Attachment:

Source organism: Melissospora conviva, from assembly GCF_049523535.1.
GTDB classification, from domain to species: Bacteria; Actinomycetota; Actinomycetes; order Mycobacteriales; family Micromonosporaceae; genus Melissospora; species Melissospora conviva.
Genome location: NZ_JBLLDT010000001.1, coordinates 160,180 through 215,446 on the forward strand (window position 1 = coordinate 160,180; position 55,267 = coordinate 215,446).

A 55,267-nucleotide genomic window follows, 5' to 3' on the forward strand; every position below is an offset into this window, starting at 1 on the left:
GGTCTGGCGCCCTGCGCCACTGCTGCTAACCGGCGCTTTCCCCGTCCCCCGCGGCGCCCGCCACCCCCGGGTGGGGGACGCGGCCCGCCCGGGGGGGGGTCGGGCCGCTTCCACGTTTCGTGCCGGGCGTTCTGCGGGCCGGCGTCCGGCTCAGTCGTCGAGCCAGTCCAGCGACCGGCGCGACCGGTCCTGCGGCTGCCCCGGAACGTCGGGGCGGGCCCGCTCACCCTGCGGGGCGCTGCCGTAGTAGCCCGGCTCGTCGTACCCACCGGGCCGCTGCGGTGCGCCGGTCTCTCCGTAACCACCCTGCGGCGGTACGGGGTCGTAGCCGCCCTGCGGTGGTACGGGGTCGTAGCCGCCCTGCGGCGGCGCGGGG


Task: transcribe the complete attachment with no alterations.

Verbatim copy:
Source organism: Melissospora conviva, from assembly GCF_049523535.1.
GTDB classification, from domain to species: Bacteria; Actinomycetota; Actinomycetes; order Mycobacteriales; family Micromonosporaceae; genus Melissospora; species Melissospora conviva.
Genome location: NZ_JBLLDT010000001.1, coordinates 160,180 through 215,446 on the forward strand (window position 1 = coordinate 160,180; position 55,267 = coordinate 215,446).

A 55,267-nucleotide genomic window follows, 5' to 3' on the forward strand; every position below is an offset into this window, starting at 1 on the left:
GGTCTGGCGCCCTGCGCCACTGCTGCTAACCGGCGCTTTCCCCGTCCCCCGCGGCGCCCGCCACCCCCGGGTGGGGGACGCGGCCCGCCCGGGGGGGGGTCGGGCCGCTTCCACGTTTCGTGCCGGGCGTTCTGCGGGCCGGCGTCCGGCTCAGTCGTCGAGCCAGTCCAGCGACCGGCGCGACCGGTCCTGCGGCTGCCCCGGAACGTCGGGGCGGGCCCGCTCACCCTGCGGGGCGCTGCCGTAGTAGCCCGGCTCGTCGTACCCACCGGGCCGCTGCGGTGCGCCGGTCTCTCCGTAACCACCCTGCGGCGGTACGGGGTCGTAGCCGCCCTGCGGTGGTACGGGGTCGTAGCCGCCCTGCGGCGGCGCGGGG